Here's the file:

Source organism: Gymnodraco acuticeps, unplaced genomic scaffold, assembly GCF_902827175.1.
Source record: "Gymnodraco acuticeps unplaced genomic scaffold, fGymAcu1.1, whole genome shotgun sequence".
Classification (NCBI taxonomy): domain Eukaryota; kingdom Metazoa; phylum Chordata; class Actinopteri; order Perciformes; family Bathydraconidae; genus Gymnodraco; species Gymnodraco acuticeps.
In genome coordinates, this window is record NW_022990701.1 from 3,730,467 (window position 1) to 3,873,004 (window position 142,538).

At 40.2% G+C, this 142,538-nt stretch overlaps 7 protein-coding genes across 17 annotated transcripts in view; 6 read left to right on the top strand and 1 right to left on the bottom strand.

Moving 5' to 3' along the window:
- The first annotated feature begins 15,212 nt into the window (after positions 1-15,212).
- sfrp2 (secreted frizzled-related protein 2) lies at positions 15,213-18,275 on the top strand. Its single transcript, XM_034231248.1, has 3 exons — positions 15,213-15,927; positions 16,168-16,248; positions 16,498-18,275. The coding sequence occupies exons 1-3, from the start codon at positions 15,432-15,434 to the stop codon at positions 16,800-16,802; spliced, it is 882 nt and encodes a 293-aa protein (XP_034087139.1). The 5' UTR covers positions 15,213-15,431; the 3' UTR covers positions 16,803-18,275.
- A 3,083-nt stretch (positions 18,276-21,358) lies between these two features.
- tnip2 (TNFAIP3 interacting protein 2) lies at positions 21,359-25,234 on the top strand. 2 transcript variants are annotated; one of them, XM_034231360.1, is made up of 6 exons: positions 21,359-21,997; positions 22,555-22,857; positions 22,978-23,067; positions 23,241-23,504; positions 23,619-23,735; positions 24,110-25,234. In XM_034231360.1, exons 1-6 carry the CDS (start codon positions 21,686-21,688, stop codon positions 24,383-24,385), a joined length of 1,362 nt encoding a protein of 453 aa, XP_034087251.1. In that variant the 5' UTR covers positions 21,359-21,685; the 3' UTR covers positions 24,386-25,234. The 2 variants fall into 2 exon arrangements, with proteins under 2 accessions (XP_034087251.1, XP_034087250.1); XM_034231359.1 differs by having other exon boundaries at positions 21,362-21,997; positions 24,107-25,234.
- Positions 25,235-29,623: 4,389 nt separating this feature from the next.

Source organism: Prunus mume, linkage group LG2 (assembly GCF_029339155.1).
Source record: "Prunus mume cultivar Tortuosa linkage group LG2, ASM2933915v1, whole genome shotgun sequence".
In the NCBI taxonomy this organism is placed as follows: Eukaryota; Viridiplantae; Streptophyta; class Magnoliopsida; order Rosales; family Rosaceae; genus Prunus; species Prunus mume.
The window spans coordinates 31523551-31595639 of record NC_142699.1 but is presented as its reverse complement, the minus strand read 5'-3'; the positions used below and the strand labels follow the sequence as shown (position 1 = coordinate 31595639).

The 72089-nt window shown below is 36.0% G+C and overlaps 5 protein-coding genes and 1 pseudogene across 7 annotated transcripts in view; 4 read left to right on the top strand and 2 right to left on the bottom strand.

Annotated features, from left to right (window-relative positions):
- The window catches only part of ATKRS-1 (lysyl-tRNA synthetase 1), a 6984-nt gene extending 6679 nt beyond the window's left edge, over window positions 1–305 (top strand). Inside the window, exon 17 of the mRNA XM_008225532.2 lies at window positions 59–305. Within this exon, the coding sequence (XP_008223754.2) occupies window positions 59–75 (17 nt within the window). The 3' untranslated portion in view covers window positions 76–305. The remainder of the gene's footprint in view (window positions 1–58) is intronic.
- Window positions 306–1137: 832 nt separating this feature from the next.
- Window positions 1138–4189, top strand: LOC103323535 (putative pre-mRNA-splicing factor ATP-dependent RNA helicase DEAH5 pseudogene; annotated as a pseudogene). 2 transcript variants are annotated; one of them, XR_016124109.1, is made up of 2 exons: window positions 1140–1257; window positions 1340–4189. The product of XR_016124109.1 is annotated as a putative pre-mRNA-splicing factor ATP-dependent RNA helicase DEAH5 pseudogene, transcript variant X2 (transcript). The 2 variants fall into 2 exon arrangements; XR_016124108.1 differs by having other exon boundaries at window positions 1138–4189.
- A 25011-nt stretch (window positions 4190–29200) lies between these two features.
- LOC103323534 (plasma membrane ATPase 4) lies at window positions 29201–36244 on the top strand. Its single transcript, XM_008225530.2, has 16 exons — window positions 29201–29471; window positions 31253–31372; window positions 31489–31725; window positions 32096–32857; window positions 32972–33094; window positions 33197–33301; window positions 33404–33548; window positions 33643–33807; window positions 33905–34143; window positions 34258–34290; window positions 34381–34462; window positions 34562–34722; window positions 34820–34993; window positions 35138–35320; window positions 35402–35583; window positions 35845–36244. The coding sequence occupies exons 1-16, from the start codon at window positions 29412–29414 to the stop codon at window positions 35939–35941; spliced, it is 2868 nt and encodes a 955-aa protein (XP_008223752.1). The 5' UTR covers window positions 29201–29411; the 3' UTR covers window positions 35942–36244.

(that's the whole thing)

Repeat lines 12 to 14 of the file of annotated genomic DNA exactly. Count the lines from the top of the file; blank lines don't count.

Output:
Source organism: Prunus mume, linkage group LG2 (assembly GCF_029339155.1).
Source record: "Prunus mume cultivar Tortuosa linkage group LG2, ASM2933915v1, whole genome shotgun sequence".
In the NCBI taxonomy this organism is placed as follows: Eukaryota; Viridiplantae; Streptophyta; class Magnoliopsida; order Rosales; family Rosaceae; genus Prunus; species Prunus mume.